American STEM Education Needs an Overhaul


American STEM Education Needs an Overhaul

January 29, 2024

The featured image for a post titled "American STEM Education Needs an Overhaul"

This piece originally appeared in the National Interest.

In a letter to his wife Abigail, John Adams wrote, “I must study politics and war, that our sons may have the liberty to study mathematics and philosophy. Our sons ought to study mathematics and philosophy, geography, natural history and naval architecture, navigation, commerce, and agriculture in order to give their children a right to study painting, poetry, music, architecture, statuary, tapestry, and porcelain.” It reflects a sensible recognition that education inherently involves securing a nation’s most fundamental interests—its security and prosperity.

Today, as America faces potential new global conflicts, the first generation of Adams’s curriculum will need one major addition to ensure U.S. security aimed at military and economic competition: Science, Technology, Engineering, and Mathematics (STEM) disciplines. While the dream that every student has the potential to be the next brilliant scientist may be a costly indulgence, the reality is that there is an insufficient number of individuals studying STEM fields to maintain the United States’ forefront position in technological innovation in the years ahead.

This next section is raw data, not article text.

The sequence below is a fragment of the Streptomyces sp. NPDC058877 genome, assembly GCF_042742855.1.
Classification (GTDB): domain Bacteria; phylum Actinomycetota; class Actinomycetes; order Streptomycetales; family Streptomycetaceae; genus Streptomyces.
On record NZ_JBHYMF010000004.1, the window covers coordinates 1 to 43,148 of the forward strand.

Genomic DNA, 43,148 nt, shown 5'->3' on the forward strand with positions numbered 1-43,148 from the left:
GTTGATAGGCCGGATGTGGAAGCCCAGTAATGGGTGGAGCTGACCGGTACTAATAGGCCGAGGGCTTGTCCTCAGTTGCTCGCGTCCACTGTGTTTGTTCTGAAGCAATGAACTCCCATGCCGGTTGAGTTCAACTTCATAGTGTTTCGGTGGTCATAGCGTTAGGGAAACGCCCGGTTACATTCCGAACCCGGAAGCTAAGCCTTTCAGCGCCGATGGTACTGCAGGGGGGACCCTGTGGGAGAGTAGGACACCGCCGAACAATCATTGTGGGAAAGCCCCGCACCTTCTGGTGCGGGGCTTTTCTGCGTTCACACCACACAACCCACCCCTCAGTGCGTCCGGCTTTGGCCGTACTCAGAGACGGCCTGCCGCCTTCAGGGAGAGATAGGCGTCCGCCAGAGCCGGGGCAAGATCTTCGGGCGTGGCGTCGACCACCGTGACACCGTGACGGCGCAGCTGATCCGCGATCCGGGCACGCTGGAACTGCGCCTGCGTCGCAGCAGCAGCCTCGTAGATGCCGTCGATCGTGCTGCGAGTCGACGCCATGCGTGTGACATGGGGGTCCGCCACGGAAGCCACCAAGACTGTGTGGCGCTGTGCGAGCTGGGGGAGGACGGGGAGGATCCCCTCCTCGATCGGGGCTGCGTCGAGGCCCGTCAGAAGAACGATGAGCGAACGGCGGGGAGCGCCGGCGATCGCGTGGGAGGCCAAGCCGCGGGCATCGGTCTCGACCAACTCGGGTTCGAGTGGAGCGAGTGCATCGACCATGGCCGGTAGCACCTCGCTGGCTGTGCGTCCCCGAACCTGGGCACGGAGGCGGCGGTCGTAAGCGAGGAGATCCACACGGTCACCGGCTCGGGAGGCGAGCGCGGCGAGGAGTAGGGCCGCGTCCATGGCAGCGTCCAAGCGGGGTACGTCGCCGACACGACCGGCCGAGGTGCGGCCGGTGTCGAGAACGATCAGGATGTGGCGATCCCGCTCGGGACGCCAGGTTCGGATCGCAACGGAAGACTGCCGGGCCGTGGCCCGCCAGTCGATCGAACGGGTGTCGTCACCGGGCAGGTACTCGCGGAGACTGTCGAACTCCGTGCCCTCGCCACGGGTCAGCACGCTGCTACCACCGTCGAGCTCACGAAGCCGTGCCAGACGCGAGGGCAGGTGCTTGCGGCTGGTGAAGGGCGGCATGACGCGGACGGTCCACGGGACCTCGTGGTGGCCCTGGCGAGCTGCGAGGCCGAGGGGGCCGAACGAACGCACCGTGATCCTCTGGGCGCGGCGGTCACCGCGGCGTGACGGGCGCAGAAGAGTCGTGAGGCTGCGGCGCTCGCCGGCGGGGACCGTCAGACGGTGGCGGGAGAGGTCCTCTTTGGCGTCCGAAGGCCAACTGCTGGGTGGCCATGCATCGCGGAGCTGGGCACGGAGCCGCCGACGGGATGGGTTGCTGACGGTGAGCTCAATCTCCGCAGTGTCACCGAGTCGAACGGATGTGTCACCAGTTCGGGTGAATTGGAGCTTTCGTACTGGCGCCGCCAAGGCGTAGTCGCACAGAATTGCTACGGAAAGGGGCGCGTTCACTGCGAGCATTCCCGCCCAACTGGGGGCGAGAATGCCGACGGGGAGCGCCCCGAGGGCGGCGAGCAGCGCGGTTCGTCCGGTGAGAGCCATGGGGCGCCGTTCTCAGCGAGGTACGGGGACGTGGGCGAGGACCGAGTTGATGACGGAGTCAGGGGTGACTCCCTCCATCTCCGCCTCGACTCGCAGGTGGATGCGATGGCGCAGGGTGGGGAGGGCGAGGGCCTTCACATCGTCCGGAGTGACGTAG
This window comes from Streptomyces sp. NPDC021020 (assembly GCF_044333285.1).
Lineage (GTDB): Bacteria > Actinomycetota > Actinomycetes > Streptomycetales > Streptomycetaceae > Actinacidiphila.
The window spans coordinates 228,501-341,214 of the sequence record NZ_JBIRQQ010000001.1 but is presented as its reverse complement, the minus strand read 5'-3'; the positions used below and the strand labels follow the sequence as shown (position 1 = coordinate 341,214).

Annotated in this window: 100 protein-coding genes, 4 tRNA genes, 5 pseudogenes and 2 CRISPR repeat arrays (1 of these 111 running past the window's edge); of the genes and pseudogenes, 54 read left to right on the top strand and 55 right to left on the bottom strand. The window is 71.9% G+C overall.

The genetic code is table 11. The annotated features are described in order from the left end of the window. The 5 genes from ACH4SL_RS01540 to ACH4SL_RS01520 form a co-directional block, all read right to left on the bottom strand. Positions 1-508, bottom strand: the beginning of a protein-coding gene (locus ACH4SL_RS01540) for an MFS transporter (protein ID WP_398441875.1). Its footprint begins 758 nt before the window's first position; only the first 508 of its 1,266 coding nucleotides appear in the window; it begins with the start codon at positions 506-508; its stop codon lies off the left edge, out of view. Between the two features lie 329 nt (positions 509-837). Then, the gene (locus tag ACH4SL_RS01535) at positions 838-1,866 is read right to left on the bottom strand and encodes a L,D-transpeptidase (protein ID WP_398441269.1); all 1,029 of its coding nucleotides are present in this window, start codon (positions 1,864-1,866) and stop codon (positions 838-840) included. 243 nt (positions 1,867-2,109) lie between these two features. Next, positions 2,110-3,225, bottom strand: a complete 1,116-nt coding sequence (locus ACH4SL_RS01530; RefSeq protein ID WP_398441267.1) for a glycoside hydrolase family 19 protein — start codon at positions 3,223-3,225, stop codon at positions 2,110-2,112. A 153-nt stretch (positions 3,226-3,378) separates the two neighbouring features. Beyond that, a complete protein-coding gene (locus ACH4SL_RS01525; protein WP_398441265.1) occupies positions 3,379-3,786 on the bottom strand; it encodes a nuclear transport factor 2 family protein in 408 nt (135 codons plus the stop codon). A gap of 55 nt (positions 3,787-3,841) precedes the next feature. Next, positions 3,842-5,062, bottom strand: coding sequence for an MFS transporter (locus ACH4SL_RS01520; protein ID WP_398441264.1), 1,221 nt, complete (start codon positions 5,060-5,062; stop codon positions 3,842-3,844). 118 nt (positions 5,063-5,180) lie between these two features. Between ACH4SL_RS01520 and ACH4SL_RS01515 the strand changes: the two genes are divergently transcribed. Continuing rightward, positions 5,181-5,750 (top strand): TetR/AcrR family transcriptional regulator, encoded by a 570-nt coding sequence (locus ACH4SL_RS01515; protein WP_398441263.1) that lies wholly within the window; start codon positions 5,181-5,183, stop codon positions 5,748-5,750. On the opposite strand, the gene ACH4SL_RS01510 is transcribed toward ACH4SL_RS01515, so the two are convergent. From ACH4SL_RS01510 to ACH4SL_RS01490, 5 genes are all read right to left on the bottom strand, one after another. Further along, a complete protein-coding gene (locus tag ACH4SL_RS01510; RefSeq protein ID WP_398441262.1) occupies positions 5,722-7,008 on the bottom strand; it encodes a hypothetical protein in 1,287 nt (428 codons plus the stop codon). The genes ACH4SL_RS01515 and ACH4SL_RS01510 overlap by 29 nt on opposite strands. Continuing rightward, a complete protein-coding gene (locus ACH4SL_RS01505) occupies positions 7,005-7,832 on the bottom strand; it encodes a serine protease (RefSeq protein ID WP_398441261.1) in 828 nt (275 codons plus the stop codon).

A recent survey by the Science & Technology Action Committee underscores this concern. In polling STEM-related workers—encompassing science, technology, engineering, and math, along with education, health care, business, military, and national security—76 percent of respondents believed that the United States either lost its global leadership in science and technology or is currently in the process of doing so. Three-fifths of respondents believe China will attain global science and technology dominance within five years. Respondents identified several obstacles to sustaining U.S. leadership in these fields, including foreign interference in research, bureaucratic red tape, the absence of a comprehensive national science and technology strategy, and inadequate funding for research and development. However, according to respondents, the primary culprit is K-12 STEM education.

Continue reading in the National Interest.

Explore More Policy Areas

InnovationGovernanceNational SecurityEducation
Show All

Stay in the loop

Get occasional updates about our upcoming events, announcements, and publications.